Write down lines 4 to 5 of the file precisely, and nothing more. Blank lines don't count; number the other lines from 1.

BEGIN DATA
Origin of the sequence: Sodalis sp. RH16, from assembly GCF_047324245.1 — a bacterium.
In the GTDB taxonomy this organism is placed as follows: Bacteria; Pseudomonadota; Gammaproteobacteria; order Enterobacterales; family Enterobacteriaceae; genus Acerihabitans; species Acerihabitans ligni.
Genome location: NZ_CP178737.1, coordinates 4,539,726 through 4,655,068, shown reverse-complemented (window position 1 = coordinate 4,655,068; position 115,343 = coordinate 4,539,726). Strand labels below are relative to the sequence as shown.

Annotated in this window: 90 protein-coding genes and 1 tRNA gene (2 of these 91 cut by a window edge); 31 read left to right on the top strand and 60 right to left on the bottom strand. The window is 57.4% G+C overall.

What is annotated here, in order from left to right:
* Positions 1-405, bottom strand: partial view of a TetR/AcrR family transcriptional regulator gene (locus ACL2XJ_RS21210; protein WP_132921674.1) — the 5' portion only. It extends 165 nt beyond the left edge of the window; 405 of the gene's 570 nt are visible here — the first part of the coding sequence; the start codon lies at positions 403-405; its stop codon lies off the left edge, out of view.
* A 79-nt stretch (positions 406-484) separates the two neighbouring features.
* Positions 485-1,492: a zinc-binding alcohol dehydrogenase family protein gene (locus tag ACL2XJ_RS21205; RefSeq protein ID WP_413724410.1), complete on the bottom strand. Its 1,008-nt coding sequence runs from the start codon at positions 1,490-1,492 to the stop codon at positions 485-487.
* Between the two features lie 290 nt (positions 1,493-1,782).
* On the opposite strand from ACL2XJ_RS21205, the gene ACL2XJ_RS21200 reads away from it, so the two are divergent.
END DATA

Annotated in this window: 90 protein-coding genes and 1 tRNA gene (2 of these 91 cut by a window edge); 31 read left to right on the top strand and 60 right to left on the bottom strand. The window is 57.4% G+C overall.

What is annotated here, in order from left to right: